Sunday, December 4, 2011

No, we absolutely must not 'embrace' Islamism

"[The] general enemy, of course, is extremism. What has extremism ever done for anyone? Where are its gifts to humanity? Where are its works?" – Martin Amis1

"Question to several white, secular liberal friends in the West: why are you so keen on a #MuslimBrotherhood victory in #Egypt?" – Mohammed ‘Ed’ Husain, author of The Islamist, on twitter

Last Thursday, Reuters ran the headline, ‘West should embrace “Arab Spring” Islamists – Qatar’, citing a Financial Times interview with the Qatari Prime Minister Hamad al-Thani in which he voiced this opinion. As suggested by the above quote of Ed Husain’s, al-Thani may have been pushing an open door. So now that the ‘Arab Spring’ (if we’re still calling it that) has brought us the incredible spectacle of secular Westerners applauding the electoral successes of Islamist parties from Casablanca to Cairo, it might be worth recalling what we all knew, or ought to have known, twelve months ago.

Which is that Islamism – the politicisation of Islam, or, if you prefer, the Islamisation of politics – is extremism by definition. As much as the phrase has been allowed to infiltrate our language, there is no such thing as a ‘moderate Islamist’. From the outset, Islamism says that the practice of religion may not be left to the private domain; that the relationship between man and God is not allowed to be a merely personal one. Instead, you, the citizen, are to be given no say in your spiritual and metaphysical beliefs: the state has made up your mind for you, and is going to make certain that you obey the compulsory pieties and strictures while it’s at it. All questions of interpretation, nuance, allegory, etc., are out: the state knows best, and there is no court of appeal. By this intrusion into the innermost realm of the individual, Islamism combines totalitarianism and tyranny with the basest insult to the intelligence – the manifestation of Orwell’s Big Brother who can tell you that two plus two makes five, and make you very sorry if you dare to disagree.

And what, indeed, has Islamism ever done for anyone? Where are its gifts to humanity? Where are its works? Are they perhaps to be found in Yemen, ranked dead last in the World Economic Forum’s 2011 Gender Gap report, where more than a quarter of the female child population is sold into marriage (and therefore rape) by the age of fifteen? Or how about the Islamic Republic of Pakistan, which came in third-last on the same index, while topping the Committee to Protect Journalists’ ‘Deadliest Countries in 2011’ list? The sterile world of statistics cannot adequately capture the pure hell of this failed state, unforgettably described by Christopher Hitchens as follows:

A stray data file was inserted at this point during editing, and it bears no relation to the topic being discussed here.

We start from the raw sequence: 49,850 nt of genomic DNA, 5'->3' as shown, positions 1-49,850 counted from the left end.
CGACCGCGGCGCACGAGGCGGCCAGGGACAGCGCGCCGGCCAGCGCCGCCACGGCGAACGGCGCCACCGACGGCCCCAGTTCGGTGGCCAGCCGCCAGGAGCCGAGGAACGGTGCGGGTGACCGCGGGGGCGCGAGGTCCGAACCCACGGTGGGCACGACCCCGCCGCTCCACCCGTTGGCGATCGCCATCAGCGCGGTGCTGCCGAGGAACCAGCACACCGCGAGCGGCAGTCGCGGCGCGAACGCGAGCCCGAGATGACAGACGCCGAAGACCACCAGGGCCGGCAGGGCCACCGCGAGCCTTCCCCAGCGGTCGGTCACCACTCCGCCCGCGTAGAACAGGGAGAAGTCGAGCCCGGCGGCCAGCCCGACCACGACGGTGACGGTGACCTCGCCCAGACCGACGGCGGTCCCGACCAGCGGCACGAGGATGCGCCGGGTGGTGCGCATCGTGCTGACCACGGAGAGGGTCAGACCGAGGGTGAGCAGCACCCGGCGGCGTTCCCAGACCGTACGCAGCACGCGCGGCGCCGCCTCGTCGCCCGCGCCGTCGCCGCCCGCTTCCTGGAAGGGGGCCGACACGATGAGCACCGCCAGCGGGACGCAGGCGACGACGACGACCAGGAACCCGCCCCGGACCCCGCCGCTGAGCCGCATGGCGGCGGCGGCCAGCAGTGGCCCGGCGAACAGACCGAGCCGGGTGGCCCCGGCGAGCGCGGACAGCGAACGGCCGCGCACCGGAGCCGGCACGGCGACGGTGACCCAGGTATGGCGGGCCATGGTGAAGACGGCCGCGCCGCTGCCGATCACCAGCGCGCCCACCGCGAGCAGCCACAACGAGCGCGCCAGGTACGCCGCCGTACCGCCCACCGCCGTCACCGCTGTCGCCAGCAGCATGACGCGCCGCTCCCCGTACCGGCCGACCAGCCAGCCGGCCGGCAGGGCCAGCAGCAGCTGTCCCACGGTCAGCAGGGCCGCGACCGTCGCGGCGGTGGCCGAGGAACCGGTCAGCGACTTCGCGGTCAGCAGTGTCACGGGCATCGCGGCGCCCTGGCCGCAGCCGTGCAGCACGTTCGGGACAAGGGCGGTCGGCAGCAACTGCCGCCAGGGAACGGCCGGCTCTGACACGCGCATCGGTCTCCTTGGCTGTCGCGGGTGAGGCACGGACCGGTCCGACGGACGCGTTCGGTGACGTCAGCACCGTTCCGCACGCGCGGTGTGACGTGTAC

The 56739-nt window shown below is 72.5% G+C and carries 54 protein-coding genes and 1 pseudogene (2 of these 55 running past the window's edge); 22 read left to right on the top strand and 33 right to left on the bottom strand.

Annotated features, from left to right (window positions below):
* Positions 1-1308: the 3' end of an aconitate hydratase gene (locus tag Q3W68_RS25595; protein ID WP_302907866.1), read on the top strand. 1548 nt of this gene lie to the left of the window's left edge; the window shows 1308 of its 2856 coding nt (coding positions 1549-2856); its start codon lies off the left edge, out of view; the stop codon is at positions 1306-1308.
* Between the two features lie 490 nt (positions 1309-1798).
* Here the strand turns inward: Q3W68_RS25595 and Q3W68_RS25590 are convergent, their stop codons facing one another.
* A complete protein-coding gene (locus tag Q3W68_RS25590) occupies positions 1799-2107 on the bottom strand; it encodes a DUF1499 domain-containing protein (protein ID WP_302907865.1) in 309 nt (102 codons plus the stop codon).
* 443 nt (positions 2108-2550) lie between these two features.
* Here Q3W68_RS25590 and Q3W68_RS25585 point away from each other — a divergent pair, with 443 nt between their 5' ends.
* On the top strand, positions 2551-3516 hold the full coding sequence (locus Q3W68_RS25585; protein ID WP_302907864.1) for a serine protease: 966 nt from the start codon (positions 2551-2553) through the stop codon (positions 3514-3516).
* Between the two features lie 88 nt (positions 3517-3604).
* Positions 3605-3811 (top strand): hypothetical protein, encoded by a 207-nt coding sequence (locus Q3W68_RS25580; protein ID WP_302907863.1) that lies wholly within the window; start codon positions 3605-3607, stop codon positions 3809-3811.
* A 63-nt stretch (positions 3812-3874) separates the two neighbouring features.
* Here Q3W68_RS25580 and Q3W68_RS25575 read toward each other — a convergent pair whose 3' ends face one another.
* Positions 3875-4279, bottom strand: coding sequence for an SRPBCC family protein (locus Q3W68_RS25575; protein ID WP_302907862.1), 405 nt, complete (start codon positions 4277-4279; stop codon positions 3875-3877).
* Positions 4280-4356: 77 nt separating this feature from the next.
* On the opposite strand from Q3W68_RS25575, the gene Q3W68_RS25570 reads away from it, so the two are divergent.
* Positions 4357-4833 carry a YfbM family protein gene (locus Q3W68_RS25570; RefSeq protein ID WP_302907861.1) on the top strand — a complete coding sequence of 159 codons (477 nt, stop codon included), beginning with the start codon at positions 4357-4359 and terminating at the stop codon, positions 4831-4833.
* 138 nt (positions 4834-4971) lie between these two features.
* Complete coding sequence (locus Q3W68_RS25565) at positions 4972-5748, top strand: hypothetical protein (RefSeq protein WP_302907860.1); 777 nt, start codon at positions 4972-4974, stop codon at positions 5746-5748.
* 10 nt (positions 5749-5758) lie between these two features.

Here is a society where rape is not a crime. It is a punishment. Women can be sentenced to be raped, by tribal and religious kangaroo courts, if even a rumor of their immodesty brings shame on their menfolk. In such an obscenely distorted context, the counterpart term to shame—which is the noble word “honor”—becomes most commonly associated with the word “killing.” Moral courage consists of the willingness to butcher your own daughter.

Nor is the picture much brighter in Saudi Arabia or Iran – the powerhouses of Sunni and Shia theocracy, respectively – where all social and cultural development is vetoed, and the people are harassed and humiliated daily by the secret police. Things are rapidly tending this way in the ‘Holy Land’, where the most admirable political cause of the modern era – the liberation of Palestine – has been hijacked by the fanatics of Hamas and Hizbullah, who want to kick out the Zionist empire only to install their own Islamic one in its place. True, life is bearable enough in comparatively relaxed Gulf dictatorships such as the UAE, so long as one is mindful not to ‘insult Islam’ by, say, criticising the Taliban. And then there is the purported ‘model’ of Turkey, where the advances made by Prime Minister Erdoğan’s party in economic and other respects have come at the price of an encroaching muscular reactionism in which a growing list of ‘vices’ from adultery to alcohol are falling under the stifling scrutiny of the state.

And now we suddenly have Tunisia, Libya, Morocco and Egypt to add to the list. Only time will tell how fascistic each turns out to be, although the Tunisian ‘Ennahda’ party may have given us an early indication last month when its secretary-general, Hamadi Jbeli, proclaimed that, “We are in the sixth caliphate, God willing”. That as many as a quarter of Egyptians appear to have voted for the Salafi 'al-Nour' party – a spawn of the same sewage that nearly murdered the greatest novelist of the Arab world, Naguib Mahfouz – is also less than comforting. Of course, one must presume innocence until guilt is proven, and democratic nations should at least tolerate Islamists to the extent that they adhere to international law. But to ‘embrace’ them would be to abandon every principle – and every friend within each of these countries – to which the secular world owes its unconditional allegiance. Over. My. Dead. Body.

1 Amis, M., The Second Plane: September 11, 2001-2007 (2008), Author’s Note


  1. Their guilt already is proven, as is their intolerance. Not only should they not be tolerated, let alone embraced, but they should be strenuously called out for their misdeeds time and time again. Keep up the good work.

  2. To think that more than a billion lemmings blindly follow the rantings (pieced together largely from Christianity & Judaism) of a paedophile who went from village to village raping 12 year olds.
    Wake up, smell the coffee and let your conscience give you the strength to relinquish the cancer of islam that you've been so desperate to rid yourself of all your life